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Zebrafish kidney development: Basic science to translational research

Authors

  • Lisa M. Swanhart,

    1. Department of Developmental Biology, University of Pittsburgh, Pittsburgh, Pennsylvania
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    • L.M.S. and C.C.C. contributed equally to this work.

  • Chiara Cianciolo Cosentino,

    1. Department of Developmental Biology, University of Pittsburgh, Pittsburgh, Pennsylvania
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    • L.M.S. and C.C.C. contributed equally to this work.

  • Cuong Q. Diep,

    1. Department of Developmental Biology, University of Pittsburgh, Pittsburgh, Pennsylvania
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  • Alan J. Davidson,

    1. Department of Molecular Medicine and Pathology, School of Medical Sciences, University of Auckland, Auckland, New Zealand
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  • Mark de Caestecker,

    1. Department of Medicine, Vanderbilt University Medical Center, Nashville, Tennessee
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  • Neil A. Hukriede

    Corresponding author
    1. Department of Developmental Biology, University of Pittsburgh, Pittsburgh, Pennsylvania
    2. Department of Developmental Biology, University of Pittsburgh, Pittsburgh, Pennsylvania and Drug Discovery Institute, University of Pittsburgh, Pittsburgh, Pennsylvania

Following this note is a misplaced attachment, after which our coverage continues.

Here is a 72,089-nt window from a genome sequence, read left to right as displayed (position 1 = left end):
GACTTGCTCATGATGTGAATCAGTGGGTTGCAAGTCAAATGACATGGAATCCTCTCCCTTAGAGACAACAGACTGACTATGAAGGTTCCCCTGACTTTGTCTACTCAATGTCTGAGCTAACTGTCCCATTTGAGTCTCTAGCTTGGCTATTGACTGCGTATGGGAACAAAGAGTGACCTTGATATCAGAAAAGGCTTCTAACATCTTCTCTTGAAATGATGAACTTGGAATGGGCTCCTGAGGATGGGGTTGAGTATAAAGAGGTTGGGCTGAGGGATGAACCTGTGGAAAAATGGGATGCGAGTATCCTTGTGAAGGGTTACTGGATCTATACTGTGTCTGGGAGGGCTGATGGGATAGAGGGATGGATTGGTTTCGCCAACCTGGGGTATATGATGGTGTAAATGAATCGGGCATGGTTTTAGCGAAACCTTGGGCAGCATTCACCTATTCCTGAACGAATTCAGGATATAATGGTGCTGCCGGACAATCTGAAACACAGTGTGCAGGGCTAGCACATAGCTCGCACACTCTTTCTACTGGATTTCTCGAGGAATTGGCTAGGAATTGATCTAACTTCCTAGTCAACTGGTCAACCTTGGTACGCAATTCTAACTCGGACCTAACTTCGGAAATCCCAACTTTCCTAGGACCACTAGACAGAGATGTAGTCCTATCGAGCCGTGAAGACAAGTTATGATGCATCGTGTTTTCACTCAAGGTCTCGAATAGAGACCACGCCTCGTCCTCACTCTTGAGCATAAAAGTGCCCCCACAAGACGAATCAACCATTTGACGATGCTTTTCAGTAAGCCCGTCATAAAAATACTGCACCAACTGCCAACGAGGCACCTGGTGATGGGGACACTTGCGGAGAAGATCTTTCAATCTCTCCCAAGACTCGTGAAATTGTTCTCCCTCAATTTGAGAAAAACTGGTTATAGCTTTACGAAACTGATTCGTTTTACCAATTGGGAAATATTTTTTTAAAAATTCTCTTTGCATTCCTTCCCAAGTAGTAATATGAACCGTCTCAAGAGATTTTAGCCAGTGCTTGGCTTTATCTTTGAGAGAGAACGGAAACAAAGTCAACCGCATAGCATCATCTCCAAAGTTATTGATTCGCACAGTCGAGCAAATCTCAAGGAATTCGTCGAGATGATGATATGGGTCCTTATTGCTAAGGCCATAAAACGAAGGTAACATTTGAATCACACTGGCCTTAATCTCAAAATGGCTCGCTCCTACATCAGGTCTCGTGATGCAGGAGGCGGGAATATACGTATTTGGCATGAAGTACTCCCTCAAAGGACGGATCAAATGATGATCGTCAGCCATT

• Department of Developmental Biology, University of Pittsburgh, 3501 5th Ave., 5061 BST3, Pittsburgh, PA 15213
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Abstract

The zebrafish has become a significant model system for studying renal organogenesis and disease, as well as for the quest for new therapeutics, because of the structural and functional simplicity of the embryonic kidney. Inroads to the nature and disease states of kidney-related ciliopathies and acute kidney injury (AKI) have been advanced by zebrafish studies. This model organism has been instrumental in the analysis of mutant gene function for human disease with respect to ciliopathies. Additionally, in the AKI field, recent work in the zebrafish has identified a bona fide adult zebrafish renal progenitor (stem) cell that is required for neo-nephrogenesis, both during the normal lifespan and in response to renal injury. Taken together, these studies solidify the zebrafish as a successful model system for studying the broad spectrum of ciliopathies and AKI that affect millions of humans worldwide, and point to a very promising future of zebrafish drug discovery. The emphasis of this review will be on the role of the zebrafish as a model for human kidney-related ciliopathies and AKI, and how our understanding of these complex pathologies is being furthered by this tiny teleost. Birth Defects Research (Part C) 93:141–156, 2011. © 2011 Wiley-Liss, Inc.

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